1. ‘The only examples Darren and other have produced with such a possibility have been dismissed here.’

    It’s ‘foolish’, so to speak, to dismiss Mr. Naish’s claim simply based upon your own speculative interpretation of photographic evidence. The word ‘here’ in the above quote links us to a page on your own website, which gives us (the reader) the impression that your word on the subject is the final word on the subject. That doesn’t strike me as being very scientific. If Mr. Naish asserts that your ideas are ‘wholly erroneous’, it would be in large part because of your unreliable DGS technique/method. It would certainly help your cause if you had access to the actual specimens or evidence you reference. In this case, it seems, an actual fossil is worth a thousand pictures.

    Also, in regard to your animated sequence displaying the extent of the wing membrane in the Vienna specimen of Pterodactylus, it is still unfulfilling to my eye. Even with wings outstretched, the impression of remaining wrinkled skin close to the body persists. Is this not evidence for a wing membrane with a greater surface area? Or was it simply an artistic choice to retain the wrinkled lines traced from the original specimen? Is it not possible that the trailing edges of the wings of this specimen had degraded/decomposed?

    I’m interested to learn where this ‘debate’ between your good self and Mr. Naish will lead, but it is unhelpful to the discussion to simply dismiss a claim simply because you’ve come to a personally satisfactory conclusion.

    Thanks for the opportunity to comment.

    • Hi Daniboy,

      When Darren says “Wholly erroneous” that means 100%. Later in his text he thought I had made a few valid observations. Unfortunately, since Darren was not specific in either case it’s hard to respond. In either case, he made his point. I’m sorry to hear you’re not convinced by my evidence. That’s how it goes. With regard to Pterodactylus, yes, it’s very important to trace what is there as much as possible. This gives the truest picture. No one said the skin was wrinkled close to the body. Take the evidence at face value. Try not to extend it or make excuses for it. Test this reconstruction against other specimens and see if you see a pattern here. Let me know what you recover. With regard to dismissing a claim, I have striven not to simply dismiss, but to provide evidence for all of my statements. Dave

      • Hi Dave,

        Thanks for the swiftness of your reply.

        I’m very much interested in this ‘wing structure’ debate, and so I’d very much like to investigate the evidence further as you suggest. True enough that the posterior edge of the wing ‘might not’ be wrinkled – finding such a 3-Dimensional feature on an intrinsically flat specimen could be difficult to identify. Although the possibility that the trailing edge had deteriorated/degraded somewhat prior to, or during fossilisation cannot be easily dismissed.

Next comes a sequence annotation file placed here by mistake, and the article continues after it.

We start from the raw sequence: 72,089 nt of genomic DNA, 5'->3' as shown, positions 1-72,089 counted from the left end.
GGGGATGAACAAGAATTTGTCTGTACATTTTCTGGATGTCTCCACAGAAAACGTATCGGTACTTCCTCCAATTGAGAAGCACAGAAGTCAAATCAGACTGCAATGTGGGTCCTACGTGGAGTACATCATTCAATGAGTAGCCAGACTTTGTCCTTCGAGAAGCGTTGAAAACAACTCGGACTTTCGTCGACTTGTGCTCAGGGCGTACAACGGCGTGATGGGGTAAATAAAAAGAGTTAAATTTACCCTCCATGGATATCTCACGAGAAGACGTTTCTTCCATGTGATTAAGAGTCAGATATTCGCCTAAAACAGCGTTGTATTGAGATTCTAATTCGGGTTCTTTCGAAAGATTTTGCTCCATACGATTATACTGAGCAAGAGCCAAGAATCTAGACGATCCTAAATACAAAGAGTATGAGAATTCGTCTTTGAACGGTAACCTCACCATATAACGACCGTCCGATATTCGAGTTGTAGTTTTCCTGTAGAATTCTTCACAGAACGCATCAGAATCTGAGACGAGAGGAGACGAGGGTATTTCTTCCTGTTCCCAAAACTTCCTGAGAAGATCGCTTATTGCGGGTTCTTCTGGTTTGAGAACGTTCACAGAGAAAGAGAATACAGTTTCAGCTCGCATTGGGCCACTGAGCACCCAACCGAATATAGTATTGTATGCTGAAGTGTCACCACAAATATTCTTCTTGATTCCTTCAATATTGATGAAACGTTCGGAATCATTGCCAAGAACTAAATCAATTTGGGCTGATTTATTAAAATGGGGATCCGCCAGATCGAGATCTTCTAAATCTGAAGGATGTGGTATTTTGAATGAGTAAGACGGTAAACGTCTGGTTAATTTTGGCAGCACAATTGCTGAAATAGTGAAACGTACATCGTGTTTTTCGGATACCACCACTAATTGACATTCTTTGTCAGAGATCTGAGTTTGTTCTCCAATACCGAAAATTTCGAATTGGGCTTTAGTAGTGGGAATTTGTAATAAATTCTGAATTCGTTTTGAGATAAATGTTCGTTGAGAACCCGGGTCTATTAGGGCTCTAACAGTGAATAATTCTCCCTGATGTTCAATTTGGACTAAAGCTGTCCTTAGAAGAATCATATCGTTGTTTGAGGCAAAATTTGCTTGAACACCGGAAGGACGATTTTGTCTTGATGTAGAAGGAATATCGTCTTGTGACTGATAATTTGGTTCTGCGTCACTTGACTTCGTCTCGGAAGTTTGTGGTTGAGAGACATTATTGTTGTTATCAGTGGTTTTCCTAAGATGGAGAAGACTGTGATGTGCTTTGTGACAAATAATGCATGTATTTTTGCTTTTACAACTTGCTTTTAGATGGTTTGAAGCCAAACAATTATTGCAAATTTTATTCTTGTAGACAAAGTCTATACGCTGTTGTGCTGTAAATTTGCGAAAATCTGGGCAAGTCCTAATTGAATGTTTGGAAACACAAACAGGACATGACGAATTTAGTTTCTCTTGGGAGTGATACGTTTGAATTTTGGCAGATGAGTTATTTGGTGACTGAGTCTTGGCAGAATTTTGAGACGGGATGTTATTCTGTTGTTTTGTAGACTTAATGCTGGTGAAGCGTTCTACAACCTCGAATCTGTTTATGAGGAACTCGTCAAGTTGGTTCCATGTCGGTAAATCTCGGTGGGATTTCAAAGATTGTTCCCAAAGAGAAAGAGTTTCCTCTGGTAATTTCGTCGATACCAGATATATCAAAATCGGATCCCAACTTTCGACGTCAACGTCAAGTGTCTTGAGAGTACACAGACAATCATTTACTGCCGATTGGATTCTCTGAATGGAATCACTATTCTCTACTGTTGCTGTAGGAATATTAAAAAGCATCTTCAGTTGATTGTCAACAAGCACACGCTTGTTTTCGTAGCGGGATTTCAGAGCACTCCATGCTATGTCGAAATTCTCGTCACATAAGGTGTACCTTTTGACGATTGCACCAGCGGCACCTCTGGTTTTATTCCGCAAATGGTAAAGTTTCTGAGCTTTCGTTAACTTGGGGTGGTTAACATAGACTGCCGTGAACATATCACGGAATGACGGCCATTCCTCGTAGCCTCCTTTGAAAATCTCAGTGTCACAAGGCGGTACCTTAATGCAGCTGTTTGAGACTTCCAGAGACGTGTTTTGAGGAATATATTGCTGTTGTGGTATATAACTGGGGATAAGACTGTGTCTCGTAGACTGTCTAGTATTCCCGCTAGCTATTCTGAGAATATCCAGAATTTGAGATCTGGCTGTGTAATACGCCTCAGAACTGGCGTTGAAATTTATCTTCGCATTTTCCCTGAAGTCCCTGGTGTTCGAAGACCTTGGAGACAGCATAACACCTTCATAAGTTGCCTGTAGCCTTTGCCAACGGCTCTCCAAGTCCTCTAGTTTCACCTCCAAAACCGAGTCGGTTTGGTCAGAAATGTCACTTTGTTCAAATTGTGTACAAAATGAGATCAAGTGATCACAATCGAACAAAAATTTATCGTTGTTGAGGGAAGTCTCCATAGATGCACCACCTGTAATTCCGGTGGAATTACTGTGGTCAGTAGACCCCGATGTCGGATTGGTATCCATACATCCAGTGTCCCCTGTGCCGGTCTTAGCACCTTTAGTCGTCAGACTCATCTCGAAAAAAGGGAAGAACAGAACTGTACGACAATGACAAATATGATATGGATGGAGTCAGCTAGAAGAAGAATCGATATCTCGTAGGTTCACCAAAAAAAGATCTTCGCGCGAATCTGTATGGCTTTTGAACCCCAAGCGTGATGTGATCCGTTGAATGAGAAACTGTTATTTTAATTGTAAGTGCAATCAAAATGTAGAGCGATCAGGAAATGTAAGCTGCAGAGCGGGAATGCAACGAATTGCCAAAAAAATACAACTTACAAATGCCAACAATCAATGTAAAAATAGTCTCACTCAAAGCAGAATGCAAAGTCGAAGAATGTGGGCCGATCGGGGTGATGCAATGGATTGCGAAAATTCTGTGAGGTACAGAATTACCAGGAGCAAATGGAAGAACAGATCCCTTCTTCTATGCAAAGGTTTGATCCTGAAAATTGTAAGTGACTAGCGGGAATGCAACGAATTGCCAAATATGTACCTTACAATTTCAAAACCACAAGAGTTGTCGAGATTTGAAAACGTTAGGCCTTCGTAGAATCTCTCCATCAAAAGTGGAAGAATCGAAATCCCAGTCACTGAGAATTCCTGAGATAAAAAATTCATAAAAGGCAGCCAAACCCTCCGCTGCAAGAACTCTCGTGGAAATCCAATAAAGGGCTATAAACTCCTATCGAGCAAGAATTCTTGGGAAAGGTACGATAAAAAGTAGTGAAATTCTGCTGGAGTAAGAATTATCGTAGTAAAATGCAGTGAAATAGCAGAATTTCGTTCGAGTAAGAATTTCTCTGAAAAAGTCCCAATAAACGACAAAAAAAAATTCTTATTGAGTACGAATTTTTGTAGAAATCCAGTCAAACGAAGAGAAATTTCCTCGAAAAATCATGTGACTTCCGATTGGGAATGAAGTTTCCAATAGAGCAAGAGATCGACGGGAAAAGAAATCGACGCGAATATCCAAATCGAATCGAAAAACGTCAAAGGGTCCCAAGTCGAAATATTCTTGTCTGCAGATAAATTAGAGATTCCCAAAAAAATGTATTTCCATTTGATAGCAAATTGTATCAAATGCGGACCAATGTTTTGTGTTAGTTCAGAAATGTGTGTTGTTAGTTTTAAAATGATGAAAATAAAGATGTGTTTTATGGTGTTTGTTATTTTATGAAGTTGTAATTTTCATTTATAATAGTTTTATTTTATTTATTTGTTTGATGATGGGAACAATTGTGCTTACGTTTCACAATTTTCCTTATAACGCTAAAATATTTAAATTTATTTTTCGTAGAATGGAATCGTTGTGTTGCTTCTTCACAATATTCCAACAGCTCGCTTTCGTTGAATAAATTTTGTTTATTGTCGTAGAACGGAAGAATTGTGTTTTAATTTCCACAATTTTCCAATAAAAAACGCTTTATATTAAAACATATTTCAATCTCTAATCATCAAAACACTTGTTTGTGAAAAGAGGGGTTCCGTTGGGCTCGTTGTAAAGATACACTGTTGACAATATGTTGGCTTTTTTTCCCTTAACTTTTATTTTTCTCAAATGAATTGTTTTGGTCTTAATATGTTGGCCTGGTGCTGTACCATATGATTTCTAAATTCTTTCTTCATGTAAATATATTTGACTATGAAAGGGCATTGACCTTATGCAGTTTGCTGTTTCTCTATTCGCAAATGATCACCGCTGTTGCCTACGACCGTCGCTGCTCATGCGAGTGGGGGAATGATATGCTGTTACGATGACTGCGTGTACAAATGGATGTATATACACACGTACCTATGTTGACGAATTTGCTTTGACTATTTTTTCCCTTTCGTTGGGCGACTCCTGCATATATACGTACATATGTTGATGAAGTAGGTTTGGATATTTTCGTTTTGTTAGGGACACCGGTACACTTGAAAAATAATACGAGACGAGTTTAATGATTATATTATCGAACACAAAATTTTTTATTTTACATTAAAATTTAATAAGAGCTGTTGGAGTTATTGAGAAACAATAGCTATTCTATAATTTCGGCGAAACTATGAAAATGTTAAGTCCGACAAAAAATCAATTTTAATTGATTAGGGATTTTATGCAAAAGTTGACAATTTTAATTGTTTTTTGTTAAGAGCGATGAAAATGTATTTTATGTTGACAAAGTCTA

Thanks again.

      • Thanks Daniel,

        Take a good look at the Zittel wing. There the fuselage fillet/inner membrane is detached from the body but remains with the wing. It’s small and just goes back to the femur. There’s not enough material to stretch further.

        Dave

  2. If anyone needs further evidence or illustration, please let me know. I will provide it. If anyone has changes to suggest to the data, please let me know that also.

    What – does that mean you’ll send your matrix to anyone who asks, even though you still haven’t published it and few journals accept manuscripts that don’t present completely new information?

    If that really is the case, why don’t you simply put the matrix online?

    Darren may not be aware that some birds (the Bee Hummingbird) and certain tiny Caribbean geckos can be incredibly tiny.

    Not less than 1 cm, however. The smallest known vertebrates barely go down to 8 mm.

    As I’ve noted earlier, if the tiny pterosaurs are juveniles, which pterosaurs are they juveniles of?

    Shouldn’t we expect that there were more juveniles than there were adults? Shouldn’t we expect to find only juveniles of some taxa, at least at first?

    Indeed, when placed into phylogenetic analysis a series of pterosaur specimens become smaller, then reverse this trend and become gradually larger. This tells us they are adults.

    Uh… what? No, it doesn’t tell us anything at all whatsoever. I don’t understand why you think otherwise.

    I’m looking forward to someone else to replicate my results with a similar study. I don’t create these results out of thin air. They come from phylogenetic analysis. No one else has employed tiny pterosaurs in their analyses, so this discovery went to the first person to do so.

    Like everything else, phylogenetic analysis obeys the law of garbage in, garbage out. It has been shown again and again that including juvenile or paedomorphic specimens together with morphologically adult ones leads to all kinds of trouble… in fact, I’ve explained this, with references, on this very blog before. What happened? Did you forget?

  3. No, Dave, you forgot. You actually need to test the small ones first. You’ll note that the embryo Pterodaustro nests as a sister to the adult Pterodaustro. The rest follows. You have to go with the evidence, which demonstrates that pterosaur hatchlings were nearly carbon copies of the adults.